The Sundaytimes Sri Lanka

Do as the Ruler Says


Looking at the former Sri Lanka Coach Davnell Whatmore — who has exchanged his blue jersey for a green one — writhing in anger made me feel a bit uncomfortable while watching the proceedings of the first Test between Sri Lanka and Pakistan at the Galle Stadium.
He seemed to be turning purple while looking at some of the decisions that were given by the umpires during the match. He was quite animated and could not hide his true feelings. To me, watching the match, I had to agree with that poor chap as even I was of the view that some of the decisions were atrocious, to put it in a much-civilised manner.

At the same time, at the back of my mind, I was thanking former Pakistan Captain Imran Khan, who championed the idea of having neutral umpires to stand at all international matches, because if those decisions were given by local umpires they would have prompted the first cricket war between two countries.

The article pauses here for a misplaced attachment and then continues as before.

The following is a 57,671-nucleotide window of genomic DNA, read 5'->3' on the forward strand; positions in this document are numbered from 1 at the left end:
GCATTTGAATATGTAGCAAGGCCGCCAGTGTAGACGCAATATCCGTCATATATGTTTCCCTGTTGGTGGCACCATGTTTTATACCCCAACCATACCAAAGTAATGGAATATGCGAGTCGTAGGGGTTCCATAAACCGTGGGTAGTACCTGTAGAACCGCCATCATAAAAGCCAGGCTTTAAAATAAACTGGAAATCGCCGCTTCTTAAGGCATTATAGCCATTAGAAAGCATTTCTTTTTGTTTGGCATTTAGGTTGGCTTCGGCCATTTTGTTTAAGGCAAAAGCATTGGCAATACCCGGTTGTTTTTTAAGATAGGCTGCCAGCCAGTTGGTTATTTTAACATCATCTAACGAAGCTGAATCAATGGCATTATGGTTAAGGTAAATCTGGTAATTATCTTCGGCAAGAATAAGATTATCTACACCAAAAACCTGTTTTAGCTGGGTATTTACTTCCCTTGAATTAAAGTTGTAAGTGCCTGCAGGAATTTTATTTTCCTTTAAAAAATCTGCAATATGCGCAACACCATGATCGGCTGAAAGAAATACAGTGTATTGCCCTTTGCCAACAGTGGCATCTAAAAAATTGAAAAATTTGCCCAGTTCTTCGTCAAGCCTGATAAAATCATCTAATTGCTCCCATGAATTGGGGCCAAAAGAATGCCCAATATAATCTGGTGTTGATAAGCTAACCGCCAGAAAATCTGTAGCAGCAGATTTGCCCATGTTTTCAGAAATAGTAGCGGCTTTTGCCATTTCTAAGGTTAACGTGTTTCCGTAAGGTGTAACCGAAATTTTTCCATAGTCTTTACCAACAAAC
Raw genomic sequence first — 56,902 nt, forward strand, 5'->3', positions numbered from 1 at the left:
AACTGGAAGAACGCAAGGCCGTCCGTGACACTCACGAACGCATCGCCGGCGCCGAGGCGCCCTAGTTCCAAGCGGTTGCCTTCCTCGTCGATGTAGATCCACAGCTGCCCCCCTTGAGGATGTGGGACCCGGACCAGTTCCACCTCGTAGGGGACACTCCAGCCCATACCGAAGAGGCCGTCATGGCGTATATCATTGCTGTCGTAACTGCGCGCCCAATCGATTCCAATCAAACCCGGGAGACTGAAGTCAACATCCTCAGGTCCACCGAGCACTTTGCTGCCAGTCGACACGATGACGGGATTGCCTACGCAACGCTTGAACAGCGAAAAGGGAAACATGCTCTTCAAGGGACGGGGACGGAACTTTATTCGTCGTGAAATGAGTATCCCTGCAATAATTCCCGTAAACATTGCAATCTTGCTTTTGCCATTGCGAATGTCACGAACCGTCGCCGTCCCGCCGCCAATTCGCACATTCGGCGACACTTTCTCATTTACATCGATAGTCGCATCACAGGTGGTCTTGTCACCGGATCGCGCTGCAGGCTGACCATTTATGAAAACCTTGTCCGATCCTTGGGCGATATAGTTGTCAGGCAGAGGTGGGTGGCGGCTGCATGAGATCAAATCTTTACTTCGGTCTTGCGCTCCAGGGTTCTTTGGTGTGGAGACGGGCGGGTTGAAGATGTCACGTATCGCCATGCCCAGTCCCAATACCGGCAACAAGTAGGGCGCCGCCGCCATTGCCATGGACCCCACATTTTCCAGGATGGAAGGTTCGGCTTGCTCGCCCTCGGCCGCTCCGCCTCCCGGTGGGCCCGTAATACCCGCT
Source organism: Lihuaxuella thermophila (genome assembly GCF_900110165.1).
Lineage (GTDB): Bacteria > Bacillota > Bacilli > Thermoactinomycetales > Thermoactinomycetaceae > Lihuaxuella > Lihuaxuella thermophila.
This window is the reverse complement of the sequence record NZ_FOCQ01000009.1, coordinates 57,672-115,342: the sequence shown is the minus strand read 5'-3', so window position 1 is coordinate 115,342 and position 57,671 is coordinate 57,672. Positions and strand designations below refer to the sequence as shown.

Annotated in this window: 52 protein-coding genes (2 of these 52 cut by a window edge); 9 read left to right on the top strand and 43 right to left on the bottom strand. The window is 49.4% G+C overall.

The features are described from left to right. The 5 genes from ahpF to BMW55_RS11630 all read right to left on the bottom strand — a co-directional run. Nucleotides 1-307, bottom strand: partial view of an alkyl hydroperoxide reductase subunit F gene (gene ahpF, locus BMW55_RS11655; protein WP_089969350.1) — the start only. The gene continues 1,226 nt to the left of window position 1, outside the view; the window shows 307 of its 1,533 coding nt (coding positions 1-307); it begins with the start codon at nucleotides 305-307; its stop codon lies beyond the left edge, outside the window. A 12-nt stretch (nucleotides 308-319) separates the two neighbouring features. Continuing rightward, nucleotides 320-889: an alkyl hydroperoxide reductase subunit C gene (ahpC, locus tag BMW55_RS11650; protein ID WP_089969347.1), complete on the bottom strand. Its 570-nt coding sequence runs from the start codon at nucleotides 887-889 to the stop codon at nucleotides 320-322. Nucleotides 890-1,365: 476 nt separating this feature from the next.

In the exchanges of skill in the middle the Lankans were more disciplined and focused and deservedly won the game. But if all the decisions that were given during the four full days of the match were correct it would have been easier for the Pakistan team to accept defeat.

If that was the case, from which divine deities do we ask for intervention? Whoever it is, that divine power we seek solace from should also have a thorough knowledge of the game of cricket and moreover, should be neutral. Yet in these modern times reality says that divine intervention may not be the most plausible answer, but the ICC-mooted Decision Review System (DRS).

The ICC claims that the Elite Panel of Umpires hired by them to stand at international cricket matches generally hits the mark over 93% in reading right and the DRS was introduced to up that number and take their stake to the high nineties. Yet going by the number of mistakes that were made during the just concluded Galle Test, I feel the ICC’s claims should be challenged.